Melbourne-based listed investment company, Djerriwarrh Investments (DJW) exited some interesting high risk investments in the December half, according to its interim profit statement released yesterday.
In fact some of the shares sold would sit comfortably in its portfolio at most times, but infrastructure, retailing property, a bank and a major building products companies were all sold as the investor de-risked and pulled its horns in.
The company said yesterday its sales included the “entire holdings in ConnectEast, CFS Retail Property, James Hardie Industries, Macquarie Airports, Suncorp Metway and Westfield Group. Other major sales arose because of takeovers, Queensland Gas by British Gas and St George Bank by Westpac”.
The portfolio is still dominated by big cap stocks such as BHP Billiton, the NAB, Commonwealth Bank, Telstra.
Suncorp was the worst performing financial stock and Hardie is exposed to the still slumping US housing downturn.
That’s a major statement of how the company, which is associated with the big Melbourne broker and investment bank, Goldman Sachs JBWere, sees the immediate future direction of the market.
It said it sold these stocks because of their heightened investment risk and because it wanted to boost its cash position.
Djerriwarrh has posted a 47.1% half-year drop in profit to $29.7 million on $15.1 million in losses incurred from offloading those shares.
Djerriwarrh’s interim net profit for the six months to December 31, fell from $56.218 million during the previous corresponding half, despite a 22% rise in revenue, to $29.271 million.
The $15.119 million loss on the sale of the shares during the first half was in contrast to a $29.5 million profit on securities sales during the previous corresponding half.
The company didn’t buy any shares: it picked up Westpac shares in the St George takeover and wrote call options against its portfolio to generate cash. It also took up shares in issues made by some of the remaining companies in its portfolio.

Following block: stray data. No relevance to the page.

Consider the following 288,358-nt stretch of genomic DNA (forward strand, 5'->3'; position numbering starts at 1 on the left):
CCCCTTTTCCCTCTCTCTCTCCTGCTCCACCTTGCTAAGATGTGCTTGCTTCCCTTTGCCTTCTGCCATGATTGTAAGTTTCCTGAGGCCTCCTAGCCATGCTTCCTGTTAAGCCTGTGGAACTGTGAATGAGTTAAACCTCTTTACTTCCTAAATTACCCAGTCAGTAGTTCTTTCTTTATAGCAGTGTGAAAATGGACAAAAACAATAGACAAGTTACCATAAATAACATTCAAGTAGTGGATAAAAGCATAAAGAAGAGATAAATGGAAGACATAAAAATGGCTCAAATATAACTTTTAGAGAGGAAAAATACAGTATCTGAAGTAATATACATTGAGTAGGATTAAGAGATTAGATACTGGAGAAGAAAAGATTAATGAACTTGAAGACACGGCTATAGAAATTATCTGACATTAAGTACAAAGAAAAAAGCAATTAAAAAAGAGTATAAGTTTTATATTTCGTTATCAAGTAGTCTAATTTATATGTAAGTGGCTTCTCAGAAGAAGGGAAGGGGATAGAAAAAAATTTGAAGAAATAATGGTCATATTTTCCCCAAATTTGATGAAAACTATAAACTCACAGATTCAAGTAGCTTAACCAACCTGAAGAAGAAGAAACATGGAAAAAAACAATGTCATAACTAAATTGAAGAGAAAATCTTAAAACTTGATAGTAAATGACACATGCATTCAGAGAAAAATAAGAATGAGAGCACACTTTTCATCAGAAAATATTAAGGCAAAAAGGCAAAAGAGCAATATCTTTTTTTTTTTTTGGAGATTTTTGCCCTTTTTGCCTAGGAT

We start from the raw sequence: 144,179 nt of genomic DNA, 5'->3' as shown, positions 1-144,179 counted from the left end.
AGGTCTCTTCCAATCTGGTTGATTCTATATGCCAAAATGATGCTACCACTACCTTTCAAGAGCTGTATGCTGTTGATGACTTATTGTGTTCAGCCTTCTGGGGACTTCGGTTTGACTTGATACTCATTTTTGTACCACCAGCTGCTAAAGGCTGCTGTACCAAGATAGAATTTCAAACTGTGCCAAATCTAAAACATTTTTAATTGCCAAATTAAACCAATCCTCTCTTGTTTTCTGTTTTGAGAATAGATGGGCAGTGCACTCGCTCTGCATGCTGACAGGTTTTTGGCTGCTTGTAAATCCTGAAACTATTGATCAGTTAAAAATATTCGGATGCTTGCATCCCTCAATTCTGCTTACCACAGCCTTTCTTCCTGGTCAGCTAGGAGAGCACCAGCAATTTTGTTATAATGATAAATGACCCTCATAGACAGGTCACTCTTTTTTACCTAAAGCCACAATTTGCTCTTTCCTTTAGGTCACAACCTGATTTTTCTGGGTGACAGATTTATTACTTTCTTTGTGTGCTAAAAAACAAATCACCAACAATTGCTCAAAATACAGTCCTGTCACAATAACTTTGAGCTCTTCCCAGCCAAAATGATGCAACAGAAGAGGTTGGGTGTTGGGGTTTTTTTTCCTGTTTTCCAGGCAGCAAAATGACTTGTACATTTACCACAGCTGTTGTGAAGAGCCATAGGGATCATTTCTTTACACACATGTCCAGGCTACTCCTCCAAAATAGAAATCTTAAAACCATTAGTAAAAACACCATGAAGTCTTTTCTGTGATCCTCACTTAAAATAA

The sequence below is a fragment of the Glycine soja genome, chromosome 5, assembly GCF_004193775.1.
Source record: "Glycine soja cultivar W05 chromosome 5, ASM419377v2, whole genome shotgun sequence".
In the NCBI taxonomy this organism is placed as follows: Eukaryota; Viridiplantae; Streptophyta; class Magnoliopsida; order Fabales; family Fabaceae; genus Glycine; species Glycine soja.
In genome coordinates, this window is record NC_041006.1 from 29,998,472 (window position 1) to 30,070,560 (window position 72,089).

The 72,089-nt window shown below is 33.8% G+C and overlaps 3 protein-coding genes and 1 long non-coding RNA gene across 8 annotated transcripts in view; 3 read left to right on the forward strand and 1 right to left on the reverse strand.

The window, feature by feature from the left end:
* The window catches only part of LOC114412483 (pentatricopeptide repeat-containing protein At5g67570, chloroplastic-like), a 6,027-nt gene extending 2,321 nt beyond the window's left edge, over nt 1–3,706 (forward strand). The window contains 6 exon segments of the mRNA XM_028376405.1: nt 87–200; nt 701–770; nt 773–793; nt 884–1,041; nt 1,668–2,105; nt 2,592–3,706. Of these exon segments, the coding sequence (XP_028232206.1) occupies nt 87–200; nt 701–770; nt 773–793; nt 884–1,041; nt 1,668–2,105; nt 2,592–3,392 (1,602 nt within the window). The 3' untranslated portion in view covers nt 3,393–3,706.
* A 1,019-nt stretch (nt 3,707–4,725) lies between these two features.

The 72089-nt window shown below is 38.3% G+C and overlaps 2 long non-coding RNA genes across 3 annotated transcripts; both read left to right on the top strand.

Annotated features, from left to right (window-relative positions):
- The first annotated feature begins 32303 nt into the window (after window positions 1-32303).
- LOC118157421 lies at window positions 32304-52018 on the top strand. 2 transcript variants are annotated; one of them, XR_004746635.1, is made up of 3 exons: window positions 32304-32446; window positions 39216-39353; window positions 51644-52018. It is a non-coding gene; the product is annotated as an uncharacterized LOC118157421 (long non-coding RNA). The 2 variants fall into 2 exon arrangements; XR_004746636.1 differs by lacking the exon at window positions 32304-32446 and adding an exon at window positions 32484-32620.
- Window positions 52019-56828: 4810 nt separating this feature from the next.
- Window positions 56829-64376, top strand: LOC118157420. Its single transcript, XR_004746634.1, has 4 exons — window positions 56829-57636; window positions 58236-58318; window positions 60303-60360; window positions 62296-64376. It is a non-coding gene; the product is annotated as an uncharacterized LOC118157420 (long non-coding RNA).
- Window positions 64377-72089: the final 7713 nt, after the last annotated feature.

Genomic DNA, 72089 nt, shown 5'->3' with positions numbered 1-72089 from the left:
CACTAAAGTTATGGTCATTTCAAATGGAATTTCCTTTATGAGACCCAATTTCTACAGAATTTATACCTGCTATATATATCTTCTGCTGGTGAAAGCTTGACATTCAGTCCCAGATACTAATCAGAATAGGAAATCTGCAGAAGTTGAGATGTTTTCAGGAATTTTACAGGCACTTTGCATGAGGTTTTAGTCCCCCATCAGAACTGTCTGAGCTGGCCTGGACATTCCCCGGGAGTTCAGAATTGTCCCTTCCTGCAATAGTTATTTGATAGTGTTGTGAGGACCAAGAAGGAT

“Purchases were predominately from participation in capital raisings by the Commonwealth Bank, Incitec Pivot, National Australia Bank, QBE Insurance and Westpac (including shares from its takeover of St George Bank),” the company said in its statement to the ASX.
A further sign of the hunkering down is that although the company had a lift in returns, the value of its portfolio dropped in the half year and dividend is being held at 10 cents a share, but the discount for the dividend reinvestment program is being boosted from zero to 5% to encourage more holders to take shares instead of cash.
That will be something of an ask with companies already cutting dividends and many of DJW’s holders dependant on the dividend payments for income. But it is a sign the company is trying to hold onto as much cash as possible
In the statement accompanying the profit announcement, the company said that volatile conditions in equities stemming from the dislocation in global credit markets provided a significant boost to Djerriwarrh’s income.
“The writing of call options forms a significant part of Djerriwarrh’s enhanced income activity.
“Option premiums during the period benefited from the high levels of volatility available on these call options. In addition, the general decline in share prices meant that very few option positions were bought back by the Company during the period.
“The Company’s income also benefited from participating in the Santos share buy back in early October 2008.
“With the interim dividend held at 10 cents per share the company said the yield on the share price is just over 7% fully franked.
“We believe the enhanced income characteristic of Djerriwarrh together with its diversified portfolio should be an attractive proposition for many investors in these uncertain times.
“The Company’s portfolio performance declined by 23% over the December half year compared to the 27% decline in the general market.
“This outperformance was brought about by the avoidance or removal from the portfolio of stocks, which Djerriwarrh perceived as having heightened investment risks and a move to improve the cash holding.”
Djerriwarrh directors said the company will look to continue to operate with relatively high levels of call option coverage whilst volatility remains high.
“It will also seek further opportunities to invest in companies with strong business franchises offering high fully franked dividend yields, acknowledging company dividends in general are likely to come under pressure as the economy moves through a period of subdued activity.
“Profit for the half-year (including net realised capital gains) was $29.7 million, 47% down from the previous corresponding period due to the decrease in the number of securities sold from the investment portfolio and the loss incurred on those sales (realised losses in the investment portfolio were $15.1 million for the half-year, down from a gain of $29.5 million during the corresponding period, before tax).
“Revenue from operating activities (excluding capital gains) was $29.3 million, 22.5% up from the previous corresponding period.”
The shares rose 6 cents to $3.64 yesterday.
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